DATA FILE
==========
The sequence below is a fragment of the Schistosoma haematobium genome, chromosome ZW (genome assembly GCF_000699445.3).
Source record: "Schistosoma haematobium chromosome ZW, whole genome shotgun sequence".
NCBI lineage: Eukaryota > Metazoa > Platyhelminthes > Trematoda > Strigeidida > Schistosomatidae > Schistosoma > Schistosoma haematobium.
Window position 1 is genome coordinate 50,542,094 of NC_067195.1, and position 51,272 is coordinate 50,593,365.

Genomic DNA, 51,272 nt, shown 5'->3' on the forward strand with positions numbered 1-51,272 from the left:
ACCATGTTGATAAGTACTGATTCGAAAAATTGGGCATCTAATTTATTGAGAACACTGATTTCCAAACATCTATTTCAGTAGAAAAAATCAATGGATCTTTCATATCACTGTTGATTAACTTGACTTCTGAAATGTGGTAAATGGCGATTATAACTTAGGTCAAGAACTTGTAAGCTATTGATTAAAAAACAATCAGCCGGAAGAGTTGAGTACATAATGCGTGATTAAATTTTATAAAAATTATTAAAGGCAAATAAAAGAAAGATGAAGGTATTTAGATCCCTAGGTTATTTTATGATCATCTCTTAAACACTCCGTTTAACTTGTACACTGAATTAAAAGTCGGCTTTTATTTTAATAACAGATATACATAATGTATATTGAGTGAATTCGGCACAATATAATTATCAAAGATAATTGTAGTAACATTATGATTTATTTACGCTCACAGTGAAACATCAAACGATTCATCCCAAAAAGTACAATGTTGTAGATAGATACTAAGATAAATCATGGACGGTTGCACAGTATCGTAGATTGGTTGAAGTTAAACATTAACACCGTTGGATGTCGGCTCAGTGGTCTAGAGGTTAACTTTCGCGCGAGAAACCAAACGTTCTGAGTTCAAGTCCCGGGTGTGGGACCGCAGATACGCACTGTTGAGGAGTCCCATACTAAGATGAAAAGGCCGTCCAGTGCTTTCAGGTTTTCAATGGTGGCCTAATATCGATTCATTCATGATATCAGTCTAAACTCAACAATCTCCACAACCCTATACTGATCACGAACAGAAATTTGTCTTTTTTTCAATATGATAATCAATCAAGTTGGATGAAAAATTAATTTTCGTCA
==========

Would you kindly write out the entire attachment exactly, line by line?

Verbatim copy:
The sequence below is a fragment of the Schistosoma haematobium genome, chromosome ZW (genome assembly GCF_000699445.3).
Source record: "Schistosoma haematobium chromosome ZW, whole genome shotgun sequence".
NCBI lineage: Eukaryota > Metazoa > Platyhelminthes > Trematoda > Strigeidida > Schistosomatidae > Schistosoma > Schistosoma haematobium.
Window position 1 is genome coordinate 50,542,094 of NC_067195.1, and position 51,272 is coordinate 50,593,365.

Genomic DNA, 51,272 nt, shown 5'->3' on the forward strand with positions numbered 1-51,272 from the left:
ACCATGTTGATAAGTACTGATTCGAAAAATTGGGCATCTAATTTATTGAGAACACTGATTTCCAAACATCTATTTCAGTAGAAAAAATCAATGGATCTTTCATATCACTGTTGATTAACTTGACTTCTGAAATGTGGTAAATGGCGATTATAACTTAGGTCAAGAACTTGTAAGCTATTGATTAAAAAACAATCAGCCGGAAGAGTTGAGTACATAATGCGTGATTAAATTTTATAAAAATTATTAAAGGCAAATAAAAGAAAGATGAAGGTATTTAGATCCCTAGGTTATTTTATGATCATCTCTTAAACACTCCGTTTAACTTGTACACTGAATTAAAAGTCGGCTTTTATTTTAATAACAGATATACATAATGTATATTGAGTGAATTCGGCACAATATAATTATCAAAGATAATTGTAGTAACATTATGATTTATTTACGCTCACAGTGAAACATCAAACGATTCATCCCAAAAAGTACAATGTTGTAGATAGATACTAAGATAAATCATGGACGGTTGCACAGTATCGTAGATTGGTTGAAGTTAAACATTAACACCGTTGGATGTCGGCTCAGTGGTCTAGAGGTTAACTTTCGCGCGAGAAACCAAACGTTCTGAGTTCAAGTCCCGGGTGTGGGACCGCAGATACGCACTGTTGAGGAGTCCCATACTAAGATGAAAAGGCCGTCCAGTGCTTTCAGGTTTTCAATGGTGGCCTAATATCGATTCATTCATGATATCAGTCTAAACTCAACAATCTCCACAACCCTATACTGATCACGAACAGAAATTTGTCTTTTTTTCAATATGATAATCAATCAAGTTGGATGAAAAATTAATTTTCGTCA